Common Spider Species
1. Brown Recluse Spider
- Appearance: Light to dark brown in color, with a violin-shaped marking on its back.
- Distribution: In the central Midwest U.S. and in the southern U.S. from Texas to Georgia.
- Habitat: Brown recluse spiders truly are a recluse species. They prefer to hide in woodpiles and debris where no one can find them. They can also be found in storage boxes, under furniture and in dark recesses of rooms.
- Bite: The brown recluse, like other venomous spiders, bites only in self-defense. But a bite from a brown recluse is a medical emergency that requires immediate medical attention. These spiders have necrotic venom, which can cause necrosis, fever and severe pain.
- Appearance: Large in size (4.75″ long and leg span of up to 11″) and black or brown in color. Tarantulas are hairy spiders.
- Distribution: The United States, South America, Central America, Australia, Asia and Africa. Some species are found in Portugal, Spain, Italy, Cyprus and Turkey.
- Habitat: Tarantulas prefer semidesert, arid regions and tropical rainforests.
- Bite: Tarantulas are venomous and their bites can be painful, but they aren’t life-threatening. Still it’s important to seek medical care if you’re bitten by this spider.
3. Camel Spider
- Appearance: Between 5 and 6 inches in length with large jaws.
- Distribution: Arabian Peninsula, Egypt and Iraq.
- Habitat: Camel spiders prefer desert, arid conditions.
- Bite: Camel spiders are non-venomous, but their bites can be painful. If bitten by this critter, it’s important to get medical treatment, as you may experience swelling, severe pain and bleeding. These spiders can leave large open wounds.
4. Wolf Spider
- Appearance: Dark brown with pale markings or stripes. These spiders have hair on their body and long legs.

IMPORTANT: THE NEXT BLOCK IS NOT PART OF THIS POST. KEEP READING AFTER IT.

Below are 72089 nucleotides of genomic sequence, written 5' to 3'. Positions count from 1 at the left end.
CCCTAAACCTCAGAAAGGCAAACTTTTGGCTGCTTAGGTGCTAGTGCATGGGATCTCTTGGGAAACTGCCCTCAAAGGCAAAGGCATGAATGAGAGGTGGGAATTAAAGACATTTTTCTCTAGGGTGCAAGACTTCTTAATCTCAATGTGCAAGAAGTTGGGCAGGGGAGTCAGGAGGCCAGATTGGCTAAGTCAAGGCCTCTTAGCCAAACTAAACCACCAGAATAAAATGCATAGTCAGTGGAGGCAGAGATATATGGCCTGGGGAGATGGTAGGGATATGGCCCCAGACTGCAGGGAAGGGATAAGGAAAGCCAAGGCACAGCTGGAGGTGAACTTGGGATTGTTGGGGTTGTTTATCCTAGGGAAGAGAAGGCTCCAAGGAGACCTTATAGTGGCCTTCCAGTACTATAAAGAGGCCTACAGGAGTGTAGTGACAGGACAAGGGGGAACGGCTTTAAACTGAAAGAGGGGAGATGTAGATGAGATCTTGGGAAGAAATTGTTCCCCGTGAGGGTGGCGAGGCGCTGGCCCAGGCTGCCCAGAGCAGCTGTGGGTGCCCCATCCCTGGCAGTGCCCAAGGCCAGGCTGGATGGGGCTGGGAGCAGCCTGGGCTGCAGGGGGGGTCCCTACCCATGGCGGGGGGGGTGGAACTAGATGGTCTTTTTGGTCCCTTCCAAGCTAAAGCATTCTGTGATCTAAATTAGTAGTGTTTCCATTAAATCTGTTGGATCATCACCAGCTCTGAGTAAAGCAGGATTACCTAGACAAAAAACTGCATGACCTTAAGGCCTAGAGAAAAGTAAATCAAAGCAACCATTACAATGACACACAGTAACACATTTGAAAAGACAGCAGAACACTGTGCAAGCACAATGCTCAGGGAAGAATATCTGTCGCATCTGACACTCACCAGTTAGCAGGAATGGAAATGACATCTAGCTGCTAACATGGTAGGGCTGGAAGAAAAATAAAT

- Distribution: The U.S. and Canada.
- Habitat: Wolf spiders are sometimes brought indoors with firewood. In the wild, they can be found under wood piles, stones, leaves and other debris.
- Bite: Wolf spiders can and do bite, but only if provoked. Bites are rare.
5. Black Widow Spider
- Appearance: Glossy black body with red hourglass shape on the back of the body.
- Distribution: Throughout the United States, but primarily in southern states where the weather is warmer.
- Habitat: Black widows love to hide under wood piles, in boxes and under eaves.
- Bite: Male spiders rarely bite, but females can be aggressive, especially if they’re guarding eggs.
6. Hobo Spider
- Appearance: Varies greatly in appearance and can be difficult to positively identify.
- Distribution: Europe, Central Asia, Canada and the United States.
- Habitat: Hobo spiders prefer to live in fields and rarely enter into human habitations.
- Bite: The toxicity of the hobo spider’s bite is still debated. Still, medical attention should be sought if you’re bit by a hobo spider.
7. Banana Spider
- Appearance: Reddish to greenish yellow in color with a white abdomen. Banana spiders can grow to be between 1.5″ and 2″ in size.
- Distribution: Australia, Africa, Asia and the Americas.
- Habitat: Banana spiders prefer warmer climates, and prefer to set up their webs in areas of dense vegetation.
- Bite: Banana spiders are venomous and their venom is potent, but it’s not lethal to humans.
8. Jumping Spider
- Appearance: Compact in size with short legs. Black in color with paler-colored markings.
- Distribution: Throughout the United States.
- Habitat: In the wild, jumping spiders are found under stones and wood, on top of tree bark and in bushes.
- Bite: The jumping spider may bite in self-defense, but its bite is not poisonous.
9. Redback Spider
- Appearance: Black bodies with a red stripe down its back.
- Distribution: Australia, Japan, New Zealand and greenhouses in Belgium.
- Habitat: These spiders often build their webs near or inside human residences.